07 October, 2018
animals - dogs, cats, hamsters, guinea pigs, turtles & rabbits
A swollen glans penis is seen after
and cystotomy for calcium oxalate urolithiasis in a dog
First written: 20 Sep 2011 Update: 10 Oct 2018
Sing Kong Yuen, BVMS (Glasgow), MRCVS
Each vet has his own
way of handling a case of urethral obstruction in the
dog. The outcome may be similar in that the dog can pass
urine normally but the post-operation complications and
In the following case
of calcium oxalate urolithiasis, the Miniature Schnauzer dribbled
urine. X-rays showed the urethra
was blocked by more than 10
small stones 3x5 mm in diameter. The catheter was obstructed and could not
be passed into the bladder.
1. Retrograde urohydropropulsion
and cystotomy. 3. Retrograde urohydropropulsion without
surgery. This is possible if the stones are small as
detected by X-rays and/or ultrasound is early. The small
stones (<5 mm) are syringed from the urethra into the
bladder and sucked out using the syringe.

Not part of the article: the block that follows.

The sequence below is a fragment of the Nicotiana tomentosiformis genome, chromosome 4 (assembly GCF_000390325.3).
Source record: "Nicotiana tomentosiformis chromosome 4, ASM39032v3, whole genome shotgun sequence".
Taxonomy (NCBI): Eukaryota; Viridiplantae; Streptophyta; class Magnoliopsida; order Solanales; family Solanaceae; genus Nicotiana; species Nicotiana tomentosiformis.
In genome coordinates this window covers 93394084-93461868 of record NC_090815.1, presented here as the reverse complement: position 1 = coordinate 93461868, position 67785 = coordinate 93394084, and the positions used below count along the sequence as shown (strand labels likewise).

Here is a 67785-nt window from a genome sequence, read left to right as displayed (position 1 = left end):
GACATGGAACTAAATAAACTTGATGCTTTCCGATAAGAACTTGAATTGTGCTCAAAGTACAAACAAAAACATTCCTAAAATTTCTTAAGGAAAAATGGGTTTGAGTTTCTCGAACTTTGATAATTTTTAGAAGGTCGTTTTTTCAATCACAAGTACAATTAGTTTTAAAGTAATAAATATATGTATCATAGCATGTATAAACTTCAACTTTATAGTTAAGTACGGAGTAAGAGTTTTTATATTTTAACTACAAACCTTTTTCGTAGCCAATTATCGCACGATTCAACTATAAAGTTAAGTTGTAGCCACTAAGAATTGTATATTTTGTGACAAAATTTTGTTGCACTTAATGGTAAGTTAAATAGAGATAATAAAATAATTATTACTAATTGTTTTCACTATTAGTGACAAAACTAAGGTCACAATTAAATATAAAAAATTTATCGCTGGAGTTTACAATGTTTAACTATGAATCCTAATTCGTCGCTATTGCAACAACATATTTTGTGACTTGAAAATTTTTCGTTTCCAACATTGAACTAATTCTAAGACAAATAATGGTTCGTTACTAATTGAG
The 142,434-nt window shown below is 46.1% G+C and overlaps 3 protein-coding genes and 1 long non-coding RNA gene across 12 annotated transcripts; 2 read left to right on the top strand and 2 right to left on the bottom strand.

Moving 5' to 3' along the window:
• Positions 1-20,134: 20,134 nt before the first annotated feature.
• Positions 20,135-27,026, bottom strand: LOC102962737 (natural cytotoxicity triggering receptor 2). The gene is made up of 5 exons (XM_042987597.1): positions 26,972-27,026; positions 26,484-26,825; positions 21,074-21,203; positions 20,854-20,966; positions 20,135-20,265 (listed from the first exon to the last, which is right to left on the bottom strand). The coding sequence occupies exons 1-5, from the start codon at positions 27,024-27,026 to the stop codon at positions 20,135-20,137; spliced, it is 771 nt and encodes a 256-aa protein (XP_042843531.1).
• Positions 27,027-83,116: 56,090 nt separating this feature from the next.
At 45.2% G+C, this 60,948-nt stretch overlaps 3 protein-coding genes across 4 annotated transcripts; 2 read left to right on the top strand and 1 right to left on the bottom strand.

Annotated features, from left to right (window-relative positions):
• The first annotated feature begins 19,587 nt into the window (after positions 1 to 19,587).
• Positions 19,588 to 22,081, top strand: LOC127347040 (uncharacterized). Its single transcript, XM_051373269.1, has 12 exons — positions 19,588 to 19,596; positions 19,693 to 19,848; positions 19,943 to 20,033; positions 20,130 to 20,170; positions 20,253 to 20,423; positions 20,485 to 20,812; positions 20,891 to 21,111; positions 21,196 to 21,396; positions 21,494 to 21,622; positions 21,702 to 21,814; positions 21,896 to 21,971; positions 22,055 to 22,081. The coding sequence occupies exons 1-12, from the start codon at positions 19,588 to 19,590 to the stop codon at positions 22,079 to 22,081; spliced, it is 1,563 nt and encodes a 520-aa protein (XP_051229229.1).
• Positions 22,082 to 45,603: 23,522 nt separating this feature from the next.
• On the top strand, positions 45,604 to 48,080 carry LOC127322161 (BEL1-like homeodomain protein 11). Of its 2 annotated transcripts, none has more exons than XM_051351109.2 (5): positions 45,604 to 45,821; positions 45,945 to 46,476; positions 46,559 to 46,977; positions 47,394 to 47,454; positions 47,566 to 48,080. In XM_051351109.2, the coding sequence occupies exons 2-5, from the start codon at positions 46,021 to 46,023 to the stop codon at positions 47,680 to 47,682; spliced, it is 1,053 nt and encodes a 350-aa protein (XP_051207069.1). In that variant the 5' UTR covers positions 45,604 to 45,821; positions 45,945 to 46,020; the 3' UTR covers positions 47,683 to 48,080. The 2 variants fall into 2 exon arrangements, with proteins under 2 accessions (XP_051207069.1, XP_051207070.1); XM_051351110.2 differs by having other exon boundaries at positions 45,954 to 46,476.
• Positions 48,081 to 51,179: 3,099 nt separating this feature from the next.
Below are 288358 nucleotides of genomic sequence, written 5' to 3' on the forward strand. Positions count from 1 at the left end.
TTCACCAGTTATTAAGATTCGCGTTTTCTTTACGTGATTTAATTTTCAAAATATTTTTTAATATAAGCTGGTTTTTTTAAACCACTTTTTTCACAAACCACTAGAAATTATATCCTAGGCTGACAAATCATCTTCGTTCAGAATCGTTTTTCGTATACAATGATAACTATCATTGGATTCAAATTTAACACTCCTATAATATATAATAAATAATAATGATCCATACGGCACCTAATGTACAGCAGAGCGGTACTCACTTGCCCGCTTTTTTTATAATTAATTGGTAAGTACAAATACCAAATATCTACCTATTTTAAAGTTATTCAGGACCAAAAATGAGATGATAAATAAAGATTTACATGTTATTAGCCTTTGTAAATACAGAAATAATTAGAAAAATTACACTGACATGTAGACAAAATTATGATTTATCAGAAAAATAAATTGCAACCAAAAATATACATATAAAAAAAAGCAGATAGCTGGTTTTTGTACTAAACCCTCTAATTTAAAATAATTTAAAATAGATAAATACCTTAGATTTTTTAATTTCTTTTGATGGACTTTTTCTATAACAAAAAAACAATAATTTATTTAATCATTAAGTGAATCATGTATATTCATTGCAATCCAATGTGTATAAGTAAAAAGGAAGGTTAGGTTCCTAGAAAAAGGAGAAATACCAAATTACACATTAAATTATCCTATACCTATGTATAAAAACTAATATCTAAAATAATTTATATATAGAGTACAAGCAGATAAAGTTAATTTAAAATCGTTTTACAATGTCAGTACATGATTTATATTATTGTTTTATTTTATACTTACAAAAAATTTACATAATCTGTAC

1. Using Prescription Diet to dissolve the urinary
stones cannot be done in calcium oxalate
urolithiasis. For struvite urolithiasis, this may be
successful if the stones are small, preferably <1cm
When there are too many stones inside
the urethra, I usually take the second
surgical approach. There will be less trauma to the glans penis and urethra as the
urohydropropulsion (syringing 20-35 ml of
normal saline to push
all the urethral stones
from the urethra into the bladder).
I will make a 0.5 mm
cut behind the os penis (urethrostomy), take out the stones with a
forceps, close the urethra and skin. Then I take out the the bladder
stones via the cystotomy. In my experience, the
urethral wound heals well if proper post-op care is
given. The urinary cathether must be
inside the urethra for around 14 days to prevent
closure of the urethra.
However, in some cases, the dog is sent home within 2
after surgery, either by the vet or the
insistence of the owner. There is a lack of care by the owner due
to inexperience in animal nursing. The
urinary catheter is pulled out, the wound breaks down
and the urine leaks from the wound perpetually. This is
because some owners
do not bother to refer to the vet on seeing the wound
breakdown, owing to various reasons.
and Cystotomy. So, the first
approach eliminates this post-op complication of an
unnatural urethral gap as the
penile urethra is not incised. All stones are taken out
via the bladder in this approach.